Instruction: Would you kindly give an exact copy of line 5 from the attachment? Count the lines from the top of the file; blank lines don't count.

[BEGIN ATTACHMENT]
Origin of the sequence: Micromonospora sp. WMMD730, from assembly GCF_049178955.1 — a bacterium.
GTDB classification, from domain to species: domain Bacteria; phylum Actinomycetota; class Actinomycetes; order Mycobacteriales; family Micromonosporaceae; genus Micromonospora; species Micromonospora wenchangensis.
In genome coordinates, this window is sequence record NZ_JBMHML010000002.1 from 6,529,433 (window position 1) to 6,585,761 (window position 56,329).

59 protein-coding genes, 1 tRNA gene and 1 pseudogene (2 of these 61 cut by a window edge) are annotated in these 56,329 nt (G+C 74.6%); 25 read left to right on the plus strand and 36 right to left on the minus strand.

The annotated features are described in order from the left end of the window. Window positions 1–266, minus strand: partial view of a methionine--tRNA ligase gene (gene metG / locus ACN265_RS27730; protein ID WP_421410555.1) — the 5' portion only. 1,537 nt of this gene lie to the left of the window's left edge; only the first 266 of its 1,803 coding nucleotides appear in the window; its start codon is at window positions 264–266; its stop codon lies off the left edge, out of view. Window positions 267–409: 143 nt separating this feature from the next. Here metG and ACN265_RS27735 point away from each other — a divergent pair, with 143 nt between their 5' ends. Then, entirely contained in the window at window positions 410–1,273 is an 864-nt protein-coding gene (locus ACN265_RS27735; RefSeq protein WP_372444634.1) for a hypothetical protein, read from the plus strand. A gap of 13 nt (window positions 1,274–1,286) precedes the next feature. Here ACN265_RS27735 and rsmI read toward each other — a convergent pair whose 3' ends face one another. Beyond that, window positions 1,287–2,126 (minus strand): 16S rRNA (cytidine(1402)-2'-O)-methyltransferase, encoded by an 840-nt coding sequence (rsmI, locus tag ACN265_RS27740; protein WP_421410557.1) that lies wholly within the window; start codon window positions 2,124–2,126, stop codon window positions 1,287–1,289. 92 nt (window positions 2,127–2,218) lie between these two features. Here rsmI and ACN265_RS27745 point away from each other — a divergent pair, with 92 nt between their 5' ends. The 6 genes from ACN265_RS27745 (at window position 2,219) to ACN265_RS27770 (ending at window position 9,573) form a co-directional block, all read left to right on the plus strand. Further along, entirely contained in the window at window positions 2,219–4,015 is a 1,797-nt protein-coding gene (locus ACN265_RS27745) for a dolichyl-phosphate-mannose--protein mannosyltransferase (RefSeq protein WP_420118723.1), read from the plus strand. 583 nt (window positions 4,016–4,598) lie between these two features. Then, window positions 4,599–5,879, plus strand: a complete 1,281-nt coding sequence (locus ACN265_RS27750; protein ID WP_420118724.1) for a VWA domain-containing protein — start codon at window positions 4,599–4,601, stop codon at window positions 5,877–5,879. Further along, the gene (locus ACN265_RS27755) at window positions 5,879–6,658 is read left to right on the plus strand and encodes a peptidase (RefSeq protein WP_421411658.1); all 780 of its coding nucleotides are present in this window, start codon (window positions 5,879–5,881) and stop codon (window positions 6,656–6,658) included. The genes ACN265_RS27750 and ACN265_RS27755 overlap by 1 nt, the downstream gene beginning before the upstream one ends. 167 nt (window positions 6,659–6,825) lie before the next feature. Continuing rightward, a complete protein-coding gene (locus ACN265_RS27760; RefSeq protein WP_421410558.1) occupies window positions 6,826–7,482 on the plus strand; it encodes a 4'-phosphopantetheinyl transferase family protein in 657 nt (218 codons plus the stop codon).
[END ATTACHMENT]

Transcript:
The annotated features are described in order from the left end of the window. Window positions 1–266, minus strand: partial view of a methionine--tRNA ligase gene (gene metG / locus ACN265_RS27730; protein ID WP_421410555.1) — the 5' portion only. 1,537 nt of this gene lie to the left of the window's left edge; only the first 266 of its 1,803 coding nucleotides appear in the window; its start codon is at window positions 264–266; its stop codon lies off the left edge, out of view. Window positions 267–409: 143 nt separating this feature from the next. Here metG and ACN265_RS27735 point away from each other — a divergent pair, with 143 nt between their 5' ends. Then, entirely contained in the window at window positions 410–1,273 is an 864-nt protein-coding gene (locus ACN265_RS27735; RefSeq protein WP_372444634.1) for a hypothetical protein, read from the plus strand. A gap of 13 nt (window positions 1,274–1,286) precedes the next feature. Here ACN265_RS27735 and rsmI read toward each other — a convergent pair whose 3' ends face one another. Beyond that, window positions 1,287–2,126 (minus strand): 16S rRNA (cytidine(1402)-2'-O)-methyltransferase, encoded by an 840-nt coding sequence (rsmI, locus tag ACN265_RS27740; protein WP_421410557.1) that lies wholly within the window; start codon window positions 2,124–2,126, stop codon window positions 1,287–1,289. 92 nt (window positions 2,127–2,218) lie between these two features. Here rsmI and ACN265_RS27745 point away from each other — a divergent pair, with 92 nt between their 5' ends. The 6 genes from ACN265_RS27745 (at window position 2,219) to ACN265_RS27770 (ending at window position 9,573) form a co-directional block, all read left to right on the plus strand. Further along, entirely contained in the window at window positions 2,219–4,015 is a 1,797-nt protein-coding gene (locus ACN265_RS27745) for a dolichyl-phosphate-mannose--protein mannosyltransferase (RefSeq protein WP_420118723.1), read from the plus strand. 583 nt (window positions 4,016–4,598) lie between these two features. Then, window positions 4,599–5,879, plus strand: a complete 1,281-nt coding sequence (locus ACN265_RS27750; protein ID WP_420118724.1) for a VWA domain-containing protein — start codon at window positions 4,599–4,601, stop codon at window positions 5,877–5,879. Further along, the gene (locus ACN265_RS27755) at window positions 5,879–6,658 is read left to right on the plus strand and encodes a peptidase (RefSeq protein WP_421411658.1); all 780 of its coding nucleotides are present in this window, start codon (window positions 5,879–5,881) and stop codon (window positions 6,656–6,658) included. The genes ACN265_RS27750 and ACN265_RS27755 overlap by 1 nt, the downstream gene beginning before the upstream one ends. 167 nt (window positions 6,659–6,825) lie before the next feature. Continuing rightward, a complete protein-coding gene (locus ACN265_RS27760; RefSeq protein WP_421410558.1) occupies window positions 6,826–7,482 on the plus strand; it encodes a 4'-phosphopantetheinyl transferase family protein in 657 nt (218 codons plus the stop codon).